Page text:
Idris Isa Bawa, an architect, resisted giving up on livestock husbandry despite the enormous obstacles he faced.
Bawa told Daily Trust that his livestock business began 20 years ago with about 50 cows. However, the journey started while in the university in the 1990s using part of the scholarship he got from the federal government to raise cows.
“I am actually into general cattle breeding, both dairy and fattening. I am so much motivated into dairy and general breeding because it is something I personally have passion for. It is an occupation I inherited from my parents and feel I should not abandon but rather improve on to ensure more productivity. I actually started a serious animal husbandry business since 1990s when I was in the university,” he narrated to Daily Trust on Sunday.
As the saying goes—that experience is the best teacher—the farmer said he had made so many mistakes, but instead of allowing them to kill his dreams, he decided to learn from them and move on.
“When I look into how I started, I see so many mistakes in the past, which I have learned and corrected over time. I actually started with a small scale, but with determination I am being able to grow to an appreciable level,” he said.
In a period where feed is a critical issue with livestock farmers in the country, Bawa said he had to devise a means to deal with the situation that has forced many to shut down.
“I am able to solve that problem by ensuring that I deliver affordable means of providing feeds to my animals. In my farm you will not only see animals, you will also see crop farms like maize, rice and others. The residue of these crops, the by-products are usually stored after harvest and used for feeding of my animals throughout the dry season. This has really helped me over the years in attending to the feeding issues encountered by many pastoralists. Also, I try to raise some special breeds of grasses to support the natural one we have in the area, although it has its own challenges in terms of watering them during the dry season, considering the savannah nature of the area in Bauchi State,” he explained.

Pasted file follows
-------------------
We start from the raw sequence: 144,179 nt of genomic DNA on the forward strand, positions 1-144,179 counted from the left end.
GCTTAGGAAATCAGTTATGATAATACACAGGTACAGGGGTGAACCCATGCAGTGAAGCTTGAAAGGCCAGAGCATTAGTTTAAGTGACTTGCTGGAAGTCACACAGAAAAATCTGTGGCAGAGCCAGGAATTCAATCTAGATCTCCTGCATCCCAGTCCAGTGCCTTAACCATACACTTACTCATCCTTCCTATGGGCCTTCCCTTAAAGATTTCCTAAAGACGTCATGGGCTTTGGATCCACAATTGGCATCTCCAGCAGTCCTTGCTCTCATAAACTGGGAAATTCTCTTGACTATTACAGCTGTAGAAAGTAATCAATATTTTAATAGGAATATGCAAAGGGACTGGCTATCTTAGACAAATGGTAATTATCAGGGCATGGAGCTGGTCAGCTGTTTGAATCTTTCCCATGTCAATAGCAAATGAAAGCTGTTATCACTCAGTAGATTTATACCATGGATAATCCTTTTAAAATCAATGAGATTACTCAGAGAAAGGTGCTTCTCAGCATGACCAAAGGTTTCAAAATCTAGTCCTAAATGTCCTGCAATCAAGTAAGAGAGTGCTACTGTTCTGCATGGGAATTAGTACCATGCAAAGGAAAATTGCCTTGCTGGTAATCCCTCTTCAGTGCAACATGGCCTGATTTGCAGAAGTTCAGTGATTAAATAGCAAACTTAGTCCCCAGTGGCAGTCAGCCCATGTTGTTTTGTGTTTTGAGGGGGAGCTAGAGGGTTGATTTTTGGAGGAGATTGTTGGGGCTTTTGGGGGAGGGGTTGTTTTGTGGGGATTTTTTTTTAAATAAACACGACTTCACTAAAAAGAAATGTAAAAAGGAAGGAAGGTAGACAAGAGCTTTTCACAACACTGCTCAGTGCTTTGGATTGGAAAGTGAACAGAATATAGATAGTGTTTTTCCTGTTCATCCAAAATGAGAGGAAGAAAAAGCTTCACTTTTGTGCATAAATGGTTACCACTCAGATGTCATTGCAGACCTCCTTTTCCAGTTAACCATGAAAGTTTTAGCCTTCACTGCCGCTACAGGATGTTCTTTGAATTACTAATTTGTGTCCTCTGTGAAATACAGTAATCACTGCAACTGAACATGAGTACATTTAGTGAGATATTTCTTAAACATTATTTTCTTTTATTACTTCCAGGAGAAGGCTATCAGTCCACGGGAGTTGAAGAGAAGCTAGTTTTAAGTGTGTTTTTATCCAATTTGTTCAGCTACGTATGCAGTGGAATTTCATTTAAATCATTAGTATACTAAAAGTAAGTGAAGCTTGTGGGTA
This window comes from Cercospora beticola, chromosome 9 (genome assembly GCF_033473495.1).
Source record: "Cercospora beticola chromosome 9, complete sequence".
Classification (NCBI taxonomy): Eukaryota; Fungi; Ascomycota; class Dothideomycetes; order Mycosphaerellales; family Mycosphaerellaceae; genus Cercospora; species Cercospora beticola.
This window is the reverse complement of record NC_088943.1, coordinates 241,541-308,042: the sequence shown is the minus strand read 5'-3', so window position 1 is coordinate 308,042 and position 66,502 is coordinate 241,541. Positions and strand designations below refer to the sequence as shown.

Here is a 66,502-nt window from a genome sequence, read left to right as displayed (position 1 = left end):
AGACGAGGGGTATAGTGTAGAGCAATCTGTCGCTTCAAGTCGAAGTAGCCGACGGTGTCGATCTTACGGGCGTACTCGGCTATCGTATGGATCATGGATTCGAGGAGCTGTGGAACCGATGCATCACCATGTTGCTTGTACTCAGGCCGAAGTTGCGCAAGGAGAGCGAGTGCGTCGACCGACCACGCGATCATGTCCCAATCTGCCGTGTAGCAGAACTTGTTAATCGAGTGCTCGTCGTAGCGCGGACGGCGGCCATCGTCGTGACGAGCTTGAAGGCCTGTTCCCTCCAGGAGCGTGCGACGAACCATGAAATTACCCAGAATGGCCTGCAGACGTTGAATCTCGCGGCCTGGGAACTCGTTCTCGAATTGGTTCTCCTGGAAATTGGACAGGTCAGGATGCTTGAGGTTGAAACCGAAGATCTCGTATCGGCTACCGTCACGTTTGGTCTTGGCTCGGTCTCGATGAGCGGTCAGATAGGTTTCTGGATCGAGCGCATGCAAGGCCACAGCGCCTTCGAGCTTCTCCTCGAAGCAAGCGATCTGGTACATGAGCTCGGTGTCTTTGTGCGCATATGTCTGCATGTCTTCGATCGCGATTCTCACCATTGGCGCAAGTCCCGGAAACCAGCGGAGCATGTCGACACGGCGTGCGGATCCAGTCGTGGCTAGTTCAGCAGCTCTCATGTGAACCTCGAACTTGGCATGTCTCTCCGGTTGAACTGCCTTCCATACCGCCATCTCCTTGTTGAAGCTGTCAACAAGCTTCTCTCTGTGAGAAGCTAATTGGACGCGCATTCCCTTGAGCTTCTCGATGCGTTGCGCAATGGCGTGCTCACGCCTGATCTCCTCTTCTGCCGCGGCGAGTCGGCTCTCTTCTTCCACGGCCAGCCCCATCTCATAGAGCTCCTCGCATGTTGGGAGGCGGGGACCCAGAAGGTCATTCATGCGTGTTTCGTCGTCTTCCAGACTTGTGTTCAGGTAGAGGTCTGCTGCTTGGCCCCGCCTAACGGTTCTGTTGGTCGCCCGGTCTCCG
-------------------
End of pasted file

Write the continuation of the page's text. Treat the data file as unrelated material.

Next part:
Today, Bawa’s farm (Baraji Integrated Farms and Ranches Ltd) has a capacity of about 400 hectares of land with a population of about 1,000 cows. This is, however, just about 40 per cent of what he wants to achieve. The breed of animals he has are mostly white Fulani cows
His choice was deliberate because, according to him, the white Fulani breeds have the “ability to withstand the long dry season of the area.”
The farmer explained that growth had not been as expected because of the issue of funding, which is actually a major challenge.
“Lack of funding resulted in taking me over 20 years to reach where I am today. I have not reached 40 per cent of where I want to be. I wish the government at different levels would come out with a good enabling environment to support farmers, especially pastoralists. This will go a long way to provide employment opportunities to many unemployed youths in the country,” he stated.
But funding is not the only major issue for the farmers. There is lack of government support to building their capacity to increase knowledge on good practices. Others include the issue of climate change, animal diseases, ever increasing cost of feeds, cattle rustling and general insecurity.
Bawa advised the government to take “measures to improve animal production, both dairy and fattening. This will go a long way towards solving so many problems in the country, especially at the rural level. Farmers can be settled in clusters and the government would provide all the needed support in terms of facilities and enabling markets for farmers to be able to raise their animals and easily sell their products to make a living.”